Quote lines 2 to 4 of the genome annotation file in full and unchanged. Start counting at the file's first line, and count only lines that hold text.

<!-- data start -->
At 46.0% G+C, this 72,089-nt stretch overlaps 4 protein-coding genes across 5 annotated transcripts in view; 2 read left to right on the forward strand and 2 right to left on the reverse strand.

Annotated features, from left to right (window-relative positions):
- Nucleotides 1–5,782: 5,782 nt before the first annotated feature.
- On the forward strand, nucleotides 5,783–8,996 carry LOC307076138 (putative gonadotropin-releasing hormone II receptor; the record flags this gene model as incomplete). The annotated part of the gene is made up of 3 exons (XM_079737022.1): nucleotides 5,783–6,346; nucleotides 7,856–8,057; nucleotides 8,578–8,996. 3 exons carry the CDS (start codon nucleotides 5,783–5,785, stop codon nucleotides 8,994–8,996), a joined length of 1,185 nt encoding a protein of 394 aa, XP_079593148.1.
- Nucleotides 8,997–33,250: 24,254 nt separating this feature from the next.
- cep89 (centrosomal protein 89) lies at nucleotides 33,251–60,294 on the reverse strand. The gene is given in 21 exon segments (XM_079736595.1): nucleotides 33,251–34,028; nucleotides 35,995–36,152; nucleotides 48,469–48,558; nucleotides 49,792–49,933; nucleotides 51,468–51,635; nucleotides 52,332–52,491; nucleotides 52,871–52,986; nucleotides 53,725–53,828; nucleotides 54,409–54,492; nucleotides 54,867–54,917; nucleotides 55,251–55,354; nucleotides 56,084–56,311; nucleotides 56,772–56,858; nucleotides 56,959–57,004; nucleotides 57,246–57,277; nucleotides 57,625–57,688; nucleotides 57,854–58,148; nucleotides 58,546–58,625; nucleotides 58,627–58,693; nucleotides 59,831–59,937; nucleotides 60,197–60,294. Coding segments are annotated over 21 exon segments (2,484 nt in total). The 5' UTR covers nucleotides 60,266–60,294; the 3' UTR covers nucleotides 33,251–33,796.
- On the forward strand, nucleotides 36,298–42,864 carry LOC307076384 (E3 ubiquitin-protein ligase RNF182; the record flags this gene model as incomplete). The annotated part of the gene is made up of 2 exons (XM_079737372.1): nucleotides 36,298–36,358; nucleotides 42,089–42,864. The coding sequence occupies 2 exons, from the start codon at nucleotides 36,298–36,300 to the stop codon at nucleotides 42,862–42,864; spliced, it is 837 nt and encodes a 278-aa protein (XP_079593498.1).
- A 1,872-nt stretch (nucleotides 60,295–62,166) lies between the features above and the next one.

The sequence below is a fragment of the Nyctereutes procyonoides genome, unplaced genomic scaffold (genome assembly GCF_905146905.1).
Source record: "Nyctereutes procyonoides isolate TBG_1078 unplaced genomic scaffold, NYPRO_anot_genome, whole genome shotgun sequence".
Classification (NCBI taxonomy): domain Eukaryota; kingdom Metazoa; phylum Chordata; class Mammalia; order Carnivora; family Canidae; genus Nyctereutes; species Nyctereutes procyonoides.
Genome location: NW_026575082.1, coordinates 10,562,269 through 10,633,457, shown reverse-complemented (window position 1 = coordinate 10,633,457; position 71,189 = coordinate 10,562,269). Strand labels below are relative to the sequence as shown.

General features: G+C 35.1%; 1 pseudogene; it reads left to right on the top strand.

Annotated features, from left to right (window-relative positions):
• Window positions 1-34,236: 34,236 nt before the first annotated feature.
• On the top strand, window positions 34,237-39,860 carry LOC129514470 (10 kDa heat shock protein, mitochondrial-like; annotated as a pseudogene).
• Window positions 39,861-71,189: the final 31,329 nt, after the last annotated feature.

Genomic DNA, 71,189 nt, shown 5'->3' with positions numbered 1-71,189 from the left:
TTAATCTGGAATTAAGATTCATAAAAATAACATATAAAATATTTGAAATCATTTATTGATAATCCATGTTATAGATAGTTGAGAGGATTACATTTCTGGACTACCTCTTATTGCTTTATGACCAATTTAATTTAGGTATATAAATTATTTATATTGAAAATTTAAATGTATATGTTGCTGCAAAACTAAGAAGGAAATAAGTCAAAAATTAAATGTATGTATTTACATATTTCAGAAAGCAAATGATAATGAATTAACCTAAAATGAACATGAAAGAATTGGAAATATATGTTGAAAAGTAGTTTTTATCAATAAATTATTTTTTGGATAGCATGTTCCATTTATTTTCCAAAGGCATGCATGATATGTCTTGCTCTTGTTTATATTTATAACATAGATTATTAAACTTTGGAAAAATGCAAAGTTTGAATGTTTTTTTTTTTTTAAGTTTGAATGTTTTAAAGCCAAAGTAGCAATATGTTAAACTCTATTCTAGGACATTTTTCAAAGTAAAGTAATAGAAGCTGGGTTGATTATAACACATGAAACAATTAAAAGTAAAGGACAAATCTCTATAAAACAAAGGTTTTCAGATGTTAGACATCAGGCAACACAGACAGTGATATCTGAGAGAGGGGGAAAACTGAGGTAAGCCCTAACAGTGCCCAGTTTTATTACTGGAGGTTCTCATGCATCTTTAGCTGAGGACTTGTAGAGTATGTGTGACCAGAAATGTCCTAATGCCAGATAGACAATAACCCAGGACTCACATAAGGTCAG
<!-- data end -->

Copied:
Annotated features, from left to right (window-relative positions):
- Nucleotides 1–5,782: 5,782 nt before the first annotated feature.
- On the forward strand, nucleotides 5,783–8,996 carry LOC307076138 (putative gonadotropin-releasing hormone II receptor; the record flags this gene model as incomplete). The annotated part of the gene is made up of 3 exons (XM_079737022.1): nucleotides 5,783–6,346; nucleotides 7,856–8,057; nucleotides 8,578–8,996. 3 exons carry the CDS (start codon nucleotides 5,783–5,785, stop codon nucleotides 8,994–8,996), a joined length of 1,185 nt encoding a protein of 394 aa, XP_079593148.1.